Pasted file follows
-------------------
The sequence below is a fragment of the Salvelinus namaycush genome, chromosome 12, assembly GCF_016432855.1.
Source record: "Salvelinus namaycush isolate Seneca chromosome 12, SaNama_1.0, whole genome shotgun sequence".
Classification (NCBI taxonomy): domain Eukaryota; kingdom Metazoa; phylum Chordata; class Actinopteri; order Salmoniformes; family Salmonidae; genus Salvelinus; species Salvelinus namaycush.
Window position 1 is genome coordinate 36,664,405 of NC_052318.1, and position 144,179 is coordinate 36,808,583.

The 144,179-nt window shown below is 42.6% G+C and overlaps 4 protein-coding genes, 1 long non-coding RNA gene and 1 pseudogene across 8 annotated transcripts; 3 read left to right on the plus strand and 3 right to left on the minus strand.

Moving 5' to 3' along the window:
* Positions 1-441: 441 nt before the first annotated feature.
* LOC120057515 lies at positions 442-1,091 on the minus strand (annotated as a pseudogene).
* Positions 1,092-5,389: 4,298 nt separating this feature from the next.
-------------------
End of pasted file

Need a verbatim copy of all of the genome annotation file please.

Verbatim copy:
The sequence below is a fragment of the Salvelinus namaycush genome, chromosome 12, assembly GCF_016432855.1.
Source record: "Salvelinus namaycush isolate Seneca chromosome 12, SaNama_1.0, whole genome shotgun sequence".
Classification (NCBI taxonomy): domain Eukaryota; kingdom Metazoa; phylum Chordata; class Actinopteri; order Salmoniformes; family Salmonidae; genus Salvelinus; species Salvelinus namaycush.
Window position 1 is genome coordinate 36,664,405 of NC_052318.1, and position 144,179 is coordinate 36,808,583.

The 144,179-nt window shown below is 42.6% G+C and overlaps 4 protein-coding genes, 1 long non-coding RNA gene and 1 pseudogene across 8 annotated transcripts; 3 read left to right on the plus strand and 3 right to left on the minus strand.

Moving 5' to 3' along the window:
* Positions 1-441: 441 nt before the first annotated feature.
* LOC120057515 lies at positions 442-1,091 on the minus strand (annotated as a pseudogene).
* Positions 1,092-5,389: 4,298 nt separating this feature from the next.